iPod nano 4G and 120GB iPod classic Diagnostic Modes | iLounge Backstage

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iPod nano 4G and 120GB iPod classic Diagnostic Modes

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By Jeremy Horwitz

Editor-in-Chief, iLounge
Published: Wednesday, September 17, 2008
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From past experience, most readers don’t seem to care much about the iPods’ hidden diagnostic modes, but since we’ve been playing around with them, we figured that a few pictures and details might be of interest to some of you.

Apple has been tossing diagnostic modes into iPods for years; the only model that doesn’t let you access diagnostics is the iPod touch, which like the iPhone has an icon-based hardware diagnostic screen, but completely hides it away. On Click Wheel iPods, including the fourth-generation iPod nano and 120GB iPod classic, you access this mode by holding down the center and Menu buttons at the same time until the iPod resets to an Apple logo screen, then immediately holding the center and reverse track buttons until the iPod boots into the Diagnostic screen shown below.

The iPod nano’s version of this screen has 10 menu options, while the classic’s starts with 2, expanding to 7 when you select “manual” test mode. Click on the title of this article for a list of what’s vaguely interesting inside.

Both devices let you check and see if the iPod hardware is working by using button presses to select from numerous unusual phrases and technical abbreviations. The nano’s test screen lets you check its power management, deep sleep mode, headphone port, video-out, LCD screen, accessory port, memory, Click Wheel, accelerometer, and general “About” statistics. Perhaps the most interesting mode is the LCD test, which lets you try test patterns like the ones above; most of the other tests are there to see if there are specific problems with a given part of the nano.

The iPod classic’s menu lets you test all of the same components, seven of which are within an NTF section of the menus, with memory, IO, power, accessories, and “SysCfg” (About) under the main menu, along with a Reset command. There are also hard disk tests, which let you see the drive’s SMART data and specifications. Note that our photos of the 120GB classic are taken alongside photos of the 160GB classic, which uses older firmware but basically looks identical.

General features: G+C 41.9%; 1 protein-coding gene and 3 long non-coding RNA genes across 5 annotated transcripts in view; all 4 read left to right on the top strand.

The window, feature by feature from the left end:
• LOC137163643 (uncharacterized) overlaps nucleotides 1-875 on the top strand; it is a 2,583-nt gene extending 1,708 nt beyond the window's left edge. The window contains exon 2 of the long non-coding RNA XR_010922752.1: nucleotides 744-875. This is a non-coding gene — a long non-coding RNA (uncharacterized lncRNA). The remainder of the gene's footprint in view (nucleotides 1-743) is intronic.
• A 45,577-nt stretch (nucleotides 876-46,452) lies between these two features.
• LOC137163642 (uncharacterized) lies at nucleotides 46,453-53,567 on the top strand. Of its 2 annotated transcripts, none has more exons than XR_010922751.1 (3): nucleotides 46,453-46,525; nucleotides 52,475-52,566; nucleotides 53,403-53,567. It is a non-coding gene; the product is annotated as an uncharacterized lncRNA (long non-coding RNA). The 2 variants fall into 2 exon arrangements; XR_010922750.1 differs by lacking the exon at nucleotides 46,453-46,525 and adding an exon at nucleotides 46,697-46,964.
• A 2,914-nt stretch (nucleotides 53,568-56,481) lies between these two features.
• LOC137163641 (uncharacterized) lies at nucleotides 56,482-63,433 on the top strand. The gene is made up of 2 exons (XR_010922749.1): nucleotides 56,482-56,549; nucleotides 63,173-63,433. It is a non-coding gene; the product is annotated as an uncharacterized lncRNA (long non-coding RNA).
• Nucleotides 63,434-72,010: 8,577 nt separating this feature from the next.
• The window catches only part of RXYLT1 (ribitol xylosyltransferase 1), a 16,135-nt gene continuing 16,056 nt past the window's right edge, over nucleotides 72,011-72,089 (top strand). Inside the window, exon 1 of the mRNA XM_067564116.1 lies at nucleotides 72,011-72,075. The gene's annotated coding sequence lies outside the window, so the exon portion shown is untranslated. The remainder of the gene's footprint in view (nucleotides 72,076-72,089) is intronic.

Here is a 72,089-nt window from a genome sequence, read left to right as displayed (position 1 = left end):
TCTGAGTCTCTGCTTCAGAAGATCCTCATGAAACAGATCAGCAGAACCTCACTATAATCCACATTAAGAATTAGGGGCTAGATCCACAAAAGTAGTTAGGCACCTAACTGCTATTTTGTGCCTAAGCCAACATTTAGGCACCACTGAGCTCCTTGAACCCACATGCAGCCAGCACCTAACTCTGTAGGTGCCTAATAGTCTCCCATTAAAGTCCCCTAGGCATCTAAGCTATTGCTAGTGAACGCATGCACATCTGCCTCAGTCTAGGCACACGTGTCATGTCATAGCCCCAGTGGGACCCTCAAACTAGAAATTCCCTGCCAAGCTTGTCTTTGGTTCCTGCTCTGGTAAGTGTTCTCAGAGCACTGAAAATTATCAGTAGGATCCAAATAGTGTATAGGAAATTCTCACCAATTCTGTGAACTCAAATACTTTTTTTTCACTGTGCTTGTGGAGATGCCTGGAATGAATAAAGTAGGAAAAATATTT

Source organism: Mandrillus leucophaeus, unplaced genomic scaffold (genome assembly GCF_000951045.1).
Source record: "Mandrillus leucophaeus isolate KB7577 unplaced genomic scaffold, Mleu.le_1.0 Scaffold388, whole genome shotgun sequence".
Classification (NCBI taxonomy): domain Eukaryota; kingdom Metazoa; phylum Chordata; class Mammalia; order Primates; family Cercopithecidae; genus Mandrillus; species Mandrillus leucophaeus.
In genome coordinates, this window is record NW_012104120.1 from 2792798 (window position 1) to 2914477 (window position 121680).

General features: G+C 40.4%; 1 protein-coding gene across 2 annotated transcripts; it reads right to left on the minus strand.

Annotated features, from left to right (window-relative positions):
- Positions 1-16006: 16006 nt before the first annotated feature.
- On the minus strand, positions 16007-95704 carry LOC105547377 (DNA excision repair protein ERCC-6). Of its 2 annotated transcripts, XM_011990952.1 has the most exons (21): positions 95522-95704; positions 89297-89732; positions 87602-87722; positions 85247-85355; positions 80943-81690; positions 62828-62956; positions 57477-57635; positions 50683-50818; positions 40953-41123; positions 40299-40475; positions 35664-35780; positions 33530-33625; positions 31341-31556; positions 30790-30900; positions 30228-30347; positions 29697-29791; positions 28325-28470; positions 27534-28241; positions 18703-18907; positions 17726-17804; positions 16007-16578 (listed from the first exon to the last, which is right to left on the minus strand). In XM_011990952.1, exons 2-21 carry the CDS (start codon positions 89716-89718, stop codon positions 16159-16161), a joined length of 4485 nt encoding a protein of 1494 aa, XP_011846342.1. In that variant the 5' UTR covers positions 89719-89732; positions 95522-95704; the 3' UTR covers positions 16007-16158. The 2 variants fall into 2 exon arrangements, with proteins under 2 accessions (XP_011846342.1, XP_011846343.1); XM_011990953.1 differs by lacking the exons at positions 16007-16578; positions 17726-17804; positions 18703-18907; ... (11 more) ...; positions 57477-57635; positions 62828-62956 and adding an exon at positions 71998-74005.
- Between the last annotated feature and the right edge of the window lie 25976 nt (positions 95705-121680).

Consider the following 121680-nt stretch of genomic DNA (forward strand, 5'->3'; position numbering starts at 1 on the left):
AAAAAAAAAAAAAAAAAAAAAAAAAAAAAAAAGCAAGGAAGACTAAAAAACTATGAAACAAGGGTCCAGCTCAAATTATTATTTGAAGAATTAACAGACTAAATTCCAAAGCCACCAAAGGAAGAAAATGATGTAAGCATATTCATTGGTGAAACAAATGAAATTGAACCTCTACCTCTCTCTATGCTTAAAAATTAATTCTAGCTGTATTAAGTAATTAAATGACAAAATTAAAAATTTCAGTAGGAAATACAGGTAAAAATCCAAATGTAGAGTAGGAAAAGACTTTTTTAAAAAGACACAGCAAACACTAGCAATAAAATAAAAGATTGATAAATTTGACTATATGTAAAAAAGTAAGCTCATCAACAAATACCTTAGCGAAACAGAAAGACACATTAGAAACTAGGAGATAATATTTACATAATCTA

Boring? Yes. But if you’re looking for a way to put up a colored TV test pattern on your iPod’s screen, this is the easiest way to do it.

« On iPod Generations: 2008’s iPod shuffle and iPod classic

The Why Behind the 4GB Fourth-Gen iPod nano »

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Comments

1

I want to give my wife the 120gb Nonao Ipod for berthday. I don’t know anything about Ipods and Amazon ,com is selling it for $220.00.
Is this a good choice?
Thanks,
Eddie

Posted by Eddie Preijers on January 11, 2009 at 9:31 PM (PDT)

2

Yes, I am actually ordering one right this second.  Amazon is a company that wont screw you over and I have only seen them for $20 less than this on ebay.  I’d say ebay is riskier and the shipping is slower.  I’m willing to pay an extra $20 so that I don’t have to worry about where my iPod is coming from.

Posted by Isaac on February 4, 2009 at 12:35 PM (PDT)

3

Recently my Ipod 8Ghz Nano has been unable to accept music downloaded. All previous music plays OK. More specifically the music appears to transfer correctly as it can be viewed and also played on WinAmp from the Ipod, but when I attempt play from Ipod, the Apple logo appears for about 10seconds before Ipod defaults to the menu. I have tried to access the diagnostics but cannot proceed beyond the initial apple logo. Any body able to help please.

Posted by Robert Gray on March 17, 2010 at 5:03 PM (PDT)

4

okay what is the piont of doing this though. is there any way you can set it as a background. or is it just for fun?

Posted by charlie on February 26, 2011 at 6:14 PM (PDT)

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